US sanctions on Iran threaten Chabahar port project

US sanctions on Iran threaten Chabahar port project

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WASHINGTON: US President Donald Trump’s decision to pull out of the Iran nuclear accord and re-impose sanctions on Tehran threatens to derail a project to help build Afghanistan’s economy, endangering a key goal of the US strategy to end America’s longest war.

The Indian-backed Chabahar port complex in Iran is being developed as part of a new transportation corridor for land-locked Afghanistan that could potentially open the way for millions of dollars in trade and cut its dependence on Pakistan.

Building Afghanistan’s economy would also slash Kabul’s dependence on foreign aid and put a major dent in the illicit opium trade, the Taliban’s main revenue source.

But Trump’s decision to re-impose sanctions on Iran and penalise financial institutions for doing business with Tehran is clouding Chabahar’s viability as banks, nervous they could be hit with crippling penalties, pull back from financing.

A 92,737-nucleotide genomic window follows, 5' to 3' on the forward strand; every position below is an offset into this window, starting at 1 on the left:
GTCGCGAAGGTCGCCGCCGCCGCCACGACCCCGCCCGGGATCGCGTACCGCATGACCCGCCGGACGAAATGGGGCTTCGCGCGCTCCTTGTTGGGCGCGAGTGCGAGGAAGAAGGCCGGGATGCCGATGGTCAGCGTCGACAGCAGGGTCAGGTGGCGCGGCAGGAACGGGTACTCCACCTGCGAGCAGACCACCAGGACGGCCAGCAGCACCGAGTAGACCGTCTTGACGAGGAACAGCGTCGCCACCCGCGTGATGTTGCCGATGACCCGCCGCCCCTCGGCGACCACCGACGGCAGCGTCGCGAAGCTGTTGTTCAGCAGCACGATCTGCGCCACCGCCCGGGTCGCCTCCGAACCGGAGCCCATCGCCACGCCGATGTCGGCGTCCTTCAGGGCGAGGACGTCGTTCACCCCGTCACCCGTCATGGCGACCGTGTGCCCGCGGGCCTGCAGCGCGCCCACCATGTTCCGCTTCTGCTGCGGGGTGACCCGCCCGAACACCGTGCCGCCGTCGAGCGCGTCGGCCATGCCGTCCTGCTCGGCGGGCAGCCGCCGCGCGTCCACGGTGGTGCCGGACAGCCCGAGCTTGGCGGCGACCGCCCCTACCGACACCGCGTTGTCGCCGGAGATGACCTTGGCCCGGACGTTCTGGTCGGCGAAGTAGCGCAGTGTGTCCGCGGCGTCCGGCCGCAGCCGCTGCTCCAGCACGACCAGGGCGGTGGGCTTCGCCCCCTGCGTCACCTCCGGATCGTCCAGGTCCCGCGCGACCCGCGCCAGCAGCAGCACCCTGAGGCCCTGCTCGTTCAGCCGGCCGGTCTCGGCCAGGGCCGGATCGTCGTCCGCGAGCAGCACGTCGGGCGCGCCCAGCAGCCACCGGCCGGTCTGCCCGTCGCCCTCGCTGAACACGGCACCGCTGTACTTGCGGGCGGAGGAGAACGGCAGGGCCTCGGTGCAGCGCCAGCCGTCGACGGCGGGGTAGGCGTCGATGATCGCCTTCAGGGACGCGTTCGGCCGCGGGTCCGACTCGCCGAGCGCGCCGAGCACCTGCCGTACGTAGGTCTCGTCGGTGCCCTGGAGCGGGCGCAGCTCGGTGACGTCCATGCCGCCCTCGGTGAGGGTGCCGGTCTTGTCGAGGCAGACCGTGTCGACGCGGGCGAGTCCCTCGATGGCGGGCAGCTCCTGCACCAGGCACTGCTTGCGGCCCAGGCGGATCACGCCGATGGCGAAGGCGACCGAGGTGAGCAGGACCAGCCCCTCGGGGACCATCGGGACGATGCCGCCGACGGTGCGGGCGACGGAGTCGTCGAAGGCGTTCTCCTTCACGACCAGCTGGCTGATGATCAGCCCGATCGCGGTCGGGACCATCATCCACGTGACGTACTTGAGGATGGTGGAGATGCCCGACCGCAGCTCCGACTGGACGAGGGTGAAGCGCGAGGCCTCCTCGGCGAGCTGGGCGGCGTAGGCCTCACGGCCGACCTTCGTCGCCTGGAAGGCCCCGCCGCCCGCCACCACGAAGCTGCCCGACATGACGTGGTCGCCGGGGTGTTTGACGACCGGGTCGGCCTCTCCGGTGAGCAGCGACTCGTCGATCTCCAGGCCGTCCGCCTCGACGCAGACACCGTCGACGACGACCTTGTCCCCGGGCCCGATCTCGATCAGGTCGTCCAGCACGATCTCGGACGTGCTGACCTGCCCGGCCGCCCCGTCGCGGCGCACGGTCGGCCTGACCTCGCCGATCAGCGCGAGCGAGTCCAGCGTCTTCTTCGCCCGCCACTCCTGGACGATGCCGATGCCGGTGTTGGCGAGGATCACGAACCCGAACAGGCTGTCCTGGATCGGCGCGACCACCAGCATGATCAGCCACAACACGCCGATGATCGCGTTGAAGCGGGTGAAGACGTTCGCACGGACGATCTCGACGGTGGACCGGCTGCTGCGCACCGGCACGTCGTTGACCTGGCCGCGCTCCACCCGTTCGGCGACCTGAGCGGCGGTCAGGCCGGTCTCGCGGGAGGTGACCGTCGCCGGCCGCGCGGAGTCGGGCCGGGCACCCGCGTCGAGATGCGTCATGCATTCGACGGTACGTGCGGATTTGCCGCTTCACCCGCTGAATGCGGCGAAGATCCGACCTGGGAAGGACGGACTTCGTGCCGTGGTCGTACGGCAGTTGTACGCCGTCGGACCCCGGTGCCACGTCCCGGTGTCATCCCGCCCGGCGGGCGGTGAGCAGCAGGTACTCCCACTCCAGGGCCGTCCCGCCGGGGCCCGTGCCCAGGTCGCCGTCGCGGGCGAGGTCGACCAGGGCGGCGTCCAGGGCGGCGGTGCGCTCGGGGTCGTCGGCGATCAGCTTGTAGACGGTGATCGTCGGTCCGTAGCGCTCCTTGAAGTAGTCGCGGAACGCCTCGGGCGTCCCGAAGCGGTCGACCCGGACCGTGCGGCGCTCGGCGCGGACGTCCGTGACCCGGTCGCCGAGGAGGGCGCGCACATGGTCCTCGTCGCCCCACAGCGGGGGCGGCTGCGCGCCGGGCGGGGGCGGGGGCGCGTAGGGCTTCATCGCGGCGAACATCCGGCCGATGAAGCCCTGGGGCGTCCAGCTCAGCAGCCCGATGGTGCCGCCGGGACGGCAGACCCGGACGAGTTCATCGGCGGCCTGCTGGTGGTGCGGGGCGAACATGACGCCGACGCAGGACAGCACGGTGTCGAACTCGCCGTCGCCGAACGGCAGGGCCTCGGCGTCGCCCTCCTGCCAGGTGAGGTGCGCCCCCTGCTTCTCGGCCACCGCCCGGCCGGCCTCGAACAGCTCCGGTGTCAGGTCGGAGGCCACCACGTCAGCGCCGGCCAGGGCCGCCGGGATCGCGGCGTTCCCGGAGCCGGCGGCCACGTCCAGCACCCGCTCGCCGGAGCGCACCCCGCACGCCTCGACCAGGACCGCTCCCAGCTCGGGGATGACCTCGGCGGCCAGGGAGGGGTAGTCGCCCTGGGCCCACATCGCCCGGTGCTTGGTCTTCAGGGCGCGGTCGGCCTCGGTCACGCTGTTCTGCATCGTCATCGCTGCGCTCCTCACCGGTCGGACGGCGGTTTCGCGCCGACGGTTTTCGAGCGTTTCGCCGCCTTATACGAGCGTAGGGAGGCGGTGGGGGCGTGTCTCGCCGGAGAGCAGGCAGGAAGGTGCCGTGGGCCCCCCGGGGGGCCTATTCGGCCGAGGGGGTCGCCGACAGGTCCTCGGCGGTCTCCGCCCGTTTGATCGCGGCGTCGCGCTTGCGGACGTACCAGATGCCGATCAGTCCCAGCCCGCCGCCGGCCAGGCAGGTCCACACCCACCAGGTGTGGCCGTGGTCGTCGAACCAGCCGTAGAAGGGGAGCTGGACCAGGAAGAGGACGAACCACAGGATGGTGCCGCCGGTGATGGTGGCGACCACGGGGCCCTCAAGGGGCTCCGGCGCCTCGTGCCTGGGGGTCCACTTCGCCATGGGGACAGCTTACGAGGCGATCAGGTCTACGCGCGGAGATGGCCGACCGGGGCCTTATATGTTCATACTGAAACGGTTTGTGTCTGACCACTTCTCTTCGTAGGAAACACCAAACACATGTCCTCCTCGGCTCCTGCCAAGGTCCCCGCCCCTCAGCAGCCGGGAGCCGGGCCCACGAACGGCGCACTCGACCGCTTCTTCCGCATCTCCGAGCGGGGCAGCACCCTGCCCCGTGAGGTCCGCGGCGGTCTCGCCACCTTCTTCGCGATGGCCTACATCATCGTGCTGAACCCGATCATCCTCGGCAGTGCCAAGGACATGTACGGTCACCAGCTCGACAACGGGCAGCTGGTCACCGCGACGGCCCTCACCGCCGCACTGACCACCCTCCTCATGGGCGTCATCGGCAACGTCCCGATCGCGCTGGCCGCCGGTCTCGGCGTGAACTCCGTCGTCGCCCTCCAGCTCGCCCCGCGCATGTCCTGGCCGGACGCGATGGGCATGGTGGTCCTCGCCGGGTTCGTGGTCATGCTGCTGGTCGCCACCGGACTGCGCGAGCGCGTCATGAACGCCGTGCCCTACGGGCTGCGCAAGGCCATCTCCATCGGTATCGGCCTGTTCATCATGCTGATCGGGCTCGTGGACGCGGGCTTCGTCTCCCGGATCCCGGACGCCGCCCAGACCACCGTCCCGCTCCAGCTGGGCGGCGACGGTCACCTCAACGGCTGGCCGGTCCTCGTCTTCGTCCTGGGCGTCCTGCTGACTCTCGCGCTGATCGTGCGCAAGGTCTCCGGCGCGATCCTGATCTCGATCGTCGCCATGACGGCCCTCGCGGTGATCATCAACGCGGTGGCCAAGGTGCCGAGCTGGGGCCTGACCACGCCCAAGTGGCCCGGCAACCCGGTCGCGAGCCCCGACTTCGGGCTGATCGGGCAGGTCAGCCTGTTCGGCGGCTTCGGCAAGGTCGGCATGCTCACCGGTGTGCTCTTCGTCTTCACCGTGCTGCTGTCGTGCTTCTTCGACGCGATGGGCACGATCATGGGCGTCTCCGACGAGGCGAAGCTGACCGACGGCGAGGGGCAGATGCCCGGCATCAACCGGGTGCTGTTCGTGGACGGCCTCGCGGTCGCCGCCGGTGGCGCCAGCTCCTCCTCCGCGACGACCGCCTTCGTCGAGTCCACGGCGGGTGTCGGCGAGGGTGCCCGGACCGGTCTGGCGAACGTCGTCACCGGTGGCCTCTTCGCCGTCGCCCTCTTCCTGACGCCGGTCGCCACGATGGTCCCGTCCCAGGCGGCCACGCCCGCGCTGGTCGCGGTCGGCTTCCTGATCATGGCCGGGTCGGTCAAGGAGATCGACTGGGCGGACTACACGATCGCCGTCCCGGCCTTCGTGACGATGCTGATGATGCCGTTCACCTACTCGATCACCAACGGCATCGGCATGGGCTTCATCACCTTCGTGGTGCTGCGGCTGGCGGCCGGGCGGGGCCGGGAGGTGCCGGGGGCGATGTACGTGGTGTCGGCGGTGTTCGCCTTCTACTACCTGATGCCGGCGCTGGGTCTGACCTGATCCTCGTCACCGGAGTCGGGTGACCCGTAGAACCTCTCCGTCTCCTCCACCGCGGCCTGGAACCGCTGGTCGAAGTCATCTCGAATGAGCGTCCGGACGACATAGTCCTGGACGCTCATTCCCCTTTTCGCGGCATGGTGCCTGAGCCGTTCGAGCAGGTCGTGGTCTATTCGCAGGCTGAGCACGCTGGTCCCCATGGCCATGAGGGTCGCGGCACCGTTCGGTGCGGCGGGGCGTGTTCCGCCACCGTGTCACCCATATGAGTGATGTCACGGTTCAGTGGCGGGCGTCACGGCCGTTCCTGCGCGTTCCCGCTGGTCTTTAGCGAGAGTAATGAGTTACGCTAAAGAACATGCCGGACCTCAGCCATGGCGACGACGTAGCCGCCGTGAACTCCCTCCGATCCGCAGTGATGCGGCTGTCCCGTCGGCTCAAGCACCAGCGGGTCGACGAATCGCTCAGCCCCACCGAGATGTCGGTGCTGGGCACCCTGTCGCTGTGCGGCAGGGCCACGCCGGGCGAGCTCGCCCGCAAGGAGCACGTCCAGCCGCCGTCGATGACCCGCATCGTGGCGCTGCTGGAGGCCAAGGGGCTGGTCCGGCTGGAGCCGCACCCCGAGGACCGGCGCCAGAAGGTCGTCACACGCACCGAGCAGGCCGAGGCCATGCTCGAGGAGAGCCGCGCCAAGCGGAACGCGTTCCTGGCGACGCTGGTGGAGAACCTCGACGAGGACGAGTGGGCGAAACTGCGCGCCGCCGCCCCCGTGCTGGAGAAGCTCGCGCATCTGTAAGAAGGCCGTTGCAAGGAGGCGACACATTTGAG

“President Trump’s decision has brought us back to the drawing board and we will have to renegotiate terms and conditions on using Chabahar,” a senior Indian diplomat said. “It is a route that can change the way India-Iran-Afghanistan do business, but for now everything is in a state of uncertainty.”

The White House did not respond to requests for comment.

Launched in 2016, the joint Iran-India-Afghanistan Chabahar project already is facing holdups. It has yet to see significant traffic apart from some containers of donated wheat from India, and the first shipments of Afghan dried fruit to India are not expected before July.

At least three contracts to build infrastructure at the port now have been delayed, with two Chinese companies and a Finnish group left hanging while bankers seek clarity from Washington before approving guarantees, a person close to the project said.

In addition, Afghan traders, who were hoping for an alternative to Karachi port, now find themselves cut off from funding and forced to rely on the traditional hawala money transfer system, which is insufficient on its own to transform an economy.

“We know our correspondent banks would not let us pay for imports coming through that port,” said a senior executive at a major Afghan lender.

Published in Dawn, May 21st, 2018

Source: News

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